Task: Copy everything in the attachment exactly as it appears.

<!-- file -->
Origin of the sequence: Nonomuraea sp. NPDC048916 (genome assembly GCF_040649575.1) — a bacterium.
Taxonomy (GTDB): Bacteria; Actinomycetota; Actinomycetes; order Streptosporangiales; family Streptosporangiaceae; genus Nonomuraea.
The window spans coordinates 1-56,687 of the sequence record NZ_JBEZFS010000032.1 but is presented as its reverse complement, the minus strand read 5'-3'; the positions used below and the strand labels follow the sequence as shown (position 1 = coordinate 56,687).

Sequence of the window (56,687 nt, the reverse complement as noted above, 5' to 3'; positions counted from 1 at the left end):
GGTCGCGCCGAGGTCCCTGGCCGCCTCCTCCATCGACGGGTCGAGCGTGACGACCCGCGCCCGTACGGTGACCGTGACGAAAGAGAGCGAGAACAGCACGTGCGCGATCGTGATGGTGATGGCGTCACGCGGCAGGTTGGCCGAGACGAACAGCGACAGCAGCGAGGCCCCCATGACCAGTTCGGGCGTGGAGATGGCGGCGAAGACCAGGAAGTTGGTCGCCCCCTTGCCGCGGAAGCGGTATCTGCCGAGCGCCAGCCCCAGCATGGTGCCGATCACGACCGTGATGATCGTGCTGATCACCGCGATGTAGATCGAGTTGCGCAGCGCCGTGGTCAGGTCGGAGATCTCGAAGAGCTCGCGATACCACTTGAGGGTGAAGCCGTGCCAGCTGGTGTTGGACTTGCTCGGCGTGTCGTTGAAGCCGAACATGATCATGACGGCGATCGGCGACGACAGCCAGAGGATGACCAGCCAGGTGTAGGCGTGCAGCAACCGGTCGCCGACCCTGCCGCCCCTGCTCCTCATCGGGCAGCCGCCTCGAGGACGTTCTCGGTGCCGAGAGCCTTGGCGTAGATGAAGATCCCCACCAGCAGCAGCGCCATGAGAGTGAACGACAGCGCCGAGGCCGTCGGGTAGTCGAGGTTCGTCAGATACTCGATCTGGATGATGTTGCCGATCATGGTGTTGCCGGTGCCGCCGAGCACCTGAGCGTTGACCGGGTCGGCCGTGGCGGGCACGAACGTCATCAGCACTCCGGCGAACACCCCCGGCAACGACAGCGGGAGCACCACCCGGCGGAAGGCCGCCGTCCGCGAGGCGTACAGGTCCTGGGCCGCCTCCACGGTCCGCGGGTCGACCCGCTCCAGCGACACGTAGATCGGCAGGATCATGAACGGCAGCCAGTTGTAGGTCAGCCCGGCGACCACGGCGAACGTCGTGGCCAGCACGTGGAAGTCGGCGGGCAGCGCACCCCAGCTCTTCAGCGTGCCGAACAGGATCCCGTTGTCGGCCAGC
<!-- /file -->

Origin of the sequence: Nonomuraea sp. NPDC048916 (genome assembly GCF_040649575.1) — a bacterium.
Taxonomy (GTDB): Bacteria; Actinomycetota; Actinomycetes; order Streptosporangiales; family Streptosporangiaceae; genus Nonomuraea.
The window spans coordinates 1-56,687 of the sequence record NZ_JBEZFS010000032.1 but is presented as its reverse complement, the minus strand read 5'-3'; the positions used below and the strand labels follow the sequence as shown (position 1 = coordinate 56,687).

Sequence of the window (56,687 nt, the reverse complement as noted above, 5' to 3'; positions counted from 1 at the left end):
GGTCGCGCCGAGGTCCCTGGCCGCCTCCTCCATCGACGGGTCGAGCGTGACGACCCGCGCCCGTACGGTGACCGTGACGAAAGAGAGCGAGAACAGCACGTGCGCGATCGTGATGGTGATGGCGTCACGCGGCAGGTTGGCCGAGACGAACAGCGACAGCAGCGAGGCCCCCATGACCAGTTCGGGCGTGGAGATGGCGGCGAAGACCAGGAAGTTGGTCGCCCCCTTGCCGCGGAAGCGGTATCTGCCGAGCGCCAGCCCCAGCATGGTGCCGATCACGACCGTGATGATCGTGCTGATCACCGCGATGTAGATCGAGTTGCGCAGCGCCGTGGTCAGGTCGGAGATCTCGAAGAGCTCGCGATACCACTTGAGGGTGAAGCCGTGCCAGCTGGTGTTGGACTTGCTCGGCGTGTCGTTGAAGCCGAACATGATCATGACGGCGATCGGCGACGACAGCCAGAGGATGACCAGCCAGGTGTAGGCGTGCAGCAACCGGTCGCCGACCCTGCCGCCCCTGCTCCTCATCGGGCAGCCGCCTCGAGGACGTTCTCGGTGCCGAGAGCCTTGGCGTAGATGAAGATCCCCACCAGCAGCAGCGCCATGAGAGTGAACGACAGCGCCGAGGCCGTCGGGTAGTCGAGGTTCGTCAGATACTCGATCTGGATGATGTTGCCGATCATGGTGTTGCCGGTGCCGCCGAGCACCTGAGCGTTGACCGGGTCGGCCGTGGCGGGCACGAACGTCATCAGCACTCCGGCGAACACCCCCGGCAACGACAGCGGGAGCACCACCCGGCGGAAGGCCGCCGTCCGCGAGGCGTACAGGTCCTGGGCCGCCTCCACGGTCCGCGGGTCGACCCGCTCCAGCGACACGTAGATCGGCAGGATCATGAACGGCAGCCAGTTGTAGGTCAGCCCGGCGACCACGGCGAACGTCGTGGCCAGCACGTGGAAGTCGGCGGGCAGCGCACCCCAGCTCTTCAGCGTGCCGAACAGGATCCCGTTGTCGGCCAGC